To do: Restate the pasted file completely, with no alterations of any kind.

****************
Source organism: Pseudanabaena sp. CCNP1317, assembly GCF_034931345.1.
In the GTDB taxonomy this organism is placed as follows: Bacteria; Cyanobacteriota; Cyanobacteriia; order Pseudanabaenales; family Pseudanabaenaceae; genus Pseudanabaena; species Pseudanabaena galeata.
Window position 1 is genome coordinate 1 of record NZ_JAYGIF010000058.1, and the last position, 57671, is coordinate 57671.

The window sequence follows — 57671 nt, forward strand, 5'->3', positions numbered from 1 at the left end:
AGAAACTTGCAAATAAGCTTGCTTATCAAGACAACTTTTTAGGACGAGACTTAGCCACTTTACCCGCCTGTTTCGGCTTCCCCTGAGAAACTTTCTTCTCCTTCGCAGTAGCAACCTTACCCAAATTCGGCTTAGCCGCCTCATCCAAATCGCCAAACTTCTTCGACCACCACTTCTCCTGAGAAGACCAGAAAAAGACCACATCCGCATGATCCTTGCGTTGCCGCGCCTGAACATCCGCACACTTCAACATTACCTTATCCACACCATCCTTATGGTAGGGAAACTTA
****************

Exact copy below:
Source organism: Pseudanabaena sp. CCNP1317, assembly GCF_034931345.1.
In the GTDB taxonomy this organism is placed as follows: Bacteria; Cyanobacteriota; Cyanobacteriia; order Pseudanabaenales; family Pseudanabaenaceae; genus Pseudanabaena; species Pseudanabaena galeata.
Window position 1 is genome coordinate 1 of record NZ_JAYGIF010000058.1, and the last position, 57671, is coordinate 57671.

The window sequence follows — 57671 nt, forward strand, 5'->3', positions numbered from 1 at the left end:
AGAAACTTGCAAATAAGCTTGCTTATCAAGACAACTTTTTAGGACGAGACTTAGCCACTTTACCCGCCTGTTTCGGCTTCCCCTGAGAAACTTTCTTCTCCTTCGCAGTAGCAACCTTACCCAAATTCGGCTTAGCCGCCTCATCCAAATCGCCAAACTTCTTCGACCACCACTTCTCCTGAGAAGACCAGAAAAAGACCACATCCGCATGATCCTTGCGTTGCCGCGCCTGAACATCCGCACACTTCAACATTACCTTATCCACACCATCCTTATGGTAGGGAAACTTA